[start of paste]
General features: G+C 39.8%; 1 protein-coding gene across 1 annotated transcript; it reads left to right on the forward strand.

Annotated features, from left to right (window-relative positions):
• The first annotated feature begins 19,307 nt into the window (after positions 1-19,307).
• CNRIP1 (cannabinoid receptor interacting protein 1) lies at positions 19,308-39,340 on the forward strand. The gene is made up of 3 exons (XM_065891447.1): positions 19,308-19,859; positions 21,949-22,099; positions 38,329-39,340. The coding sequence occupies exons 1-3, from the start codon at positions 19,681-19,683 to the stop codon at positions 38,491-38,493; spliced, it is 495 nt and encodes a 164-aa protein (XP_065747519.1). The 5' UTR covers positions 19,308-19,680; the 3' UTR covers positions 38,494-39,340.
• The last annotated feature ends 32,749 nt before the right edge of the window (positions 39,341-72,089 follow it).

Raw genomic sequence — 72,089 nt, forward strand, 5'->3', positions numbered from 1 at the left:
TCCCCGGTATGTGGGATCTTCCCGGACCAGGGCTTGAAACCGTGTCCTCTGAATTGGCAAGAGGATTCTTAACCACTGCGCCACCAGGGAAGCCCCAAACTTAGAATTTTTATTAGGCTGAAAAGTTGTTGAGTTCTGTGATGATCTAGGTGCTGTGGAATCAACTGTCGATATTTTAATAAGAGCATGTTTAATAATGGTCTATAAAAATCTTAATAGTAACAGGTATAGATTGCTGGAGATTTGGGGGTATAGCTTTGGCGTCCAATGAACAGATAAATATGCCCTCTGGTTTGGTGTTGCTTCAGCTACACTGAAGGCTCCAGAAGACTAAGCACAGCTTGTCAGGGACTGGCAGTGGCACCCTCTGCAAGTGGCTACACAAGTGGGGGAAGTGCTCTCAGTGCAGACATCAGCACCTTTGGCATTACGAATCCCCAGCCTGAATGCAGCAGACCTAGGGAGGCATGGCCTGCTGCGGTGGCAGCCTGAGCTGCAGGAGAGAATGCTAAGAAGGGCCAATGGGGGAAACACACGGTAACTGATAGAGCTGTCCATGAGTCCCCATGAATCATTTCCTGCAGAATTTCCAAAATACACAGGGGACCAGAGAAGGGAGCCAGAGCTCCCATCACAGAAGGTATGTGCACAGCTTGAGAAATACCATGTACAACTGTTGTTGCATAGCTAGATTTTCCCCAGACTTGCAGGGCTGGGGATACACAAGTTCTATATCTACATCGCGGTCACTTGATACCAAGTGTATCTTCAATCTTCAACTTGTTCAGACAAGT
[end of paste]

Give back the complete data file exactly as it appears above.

General features: G+C 39.8%; 1 protein-coding gene across 1 annotated transcript; it reads left to right on the forward strand.

Annotated features, from left to right (window-relative positions):
• The first annotated feature begins 19,307 nt into the window (after positions 1-19,307).
• CNRIP1 (cannabinoid receptor interacting protein 1) lies at positions 19,308-39,340 on the forward strand. The gene is made up of 3 exons (XM_065891447.1): positions 19,308-19,859; positions 21,949-22,099; positions 38,329-39,340. The coding sequence occupies exons 1-3, from the start codon at positions 19,681-19,683 to the stop codon at positions 38,491-38,493; spliced, it is 495 nt and encodes a 164-aa protein (XP_065747519.1). The 5' UTR covers positions 19,308-19,680; the 3' UTR covers positions 38,494-39,340.
• The last annotated feature ends 32,749 nt before the right edge of the window (positions 39,341-72,089 follow it).

Raw genomic sequence — 72,089 nt, forward strand, 5'->3', positions numbered from 1 at the left:
TCCCCGGTATGTGGGATCTTCCCGGACCAGGGCTTGAAACCGTGTCCTCTGAATTGGCAAGAGGATTCTTAACCACTGCGCCACCAGGGAAGCCCCAAACTTAGAATTTTTATTAGGCTGAAAAGTTGTTGAGTTCTGTGATGATCTAGGTGCTGTGGAATCAACTGTCGATATTTTAATAAGAGCATGTTTAATAATGGTCTATAAAAATCTTAATAGTAACAGGTATAGATTGCTGGAGATTTGGGGGTATAGCTTTGGCGTCCAATGAACAGATAAATATGCCCTCTGGTTTGGTGTTGCTTCAGCTACACTGAAGGCTCCAGAAGACTAAGCACAGCTTGTCAGGGACTGGCAGTGGCACCCTCTGCAAGTGGCTACACAAGTGGGGGAAGTGCTCTCAGTGCAGACATCAGCACCTTTGGCATTACGAATCCCCAGCCTGAATGCAGCAGACCTAGGGAGGCATGGCCTGCTGCGGTGGCAGCCTGAGCTGCAGGAGAGAATGCTAAGAAGGGCCAATGGGGGAAACACACGGTAACTGATAGAGCTGTCCATGAGTCCCCATGAATCATTTCCTGCAGAATTTCCAAAATACACAGGGGACCAGAGAAGGGAGCCAGAGCTCCCATCACAGAAGGTATGTGCACAGCTTGAGAAATACCATGTACAACTGTTGTTGCATAGCTAGATTTTCCCCAGACTTGCAGGGCTGGGGATACACAAGTTCTATATCTACATCGCGGTCACTTGATACCAAGTGTATCTTCAATCTTCAACTTGTTCAGACAAGT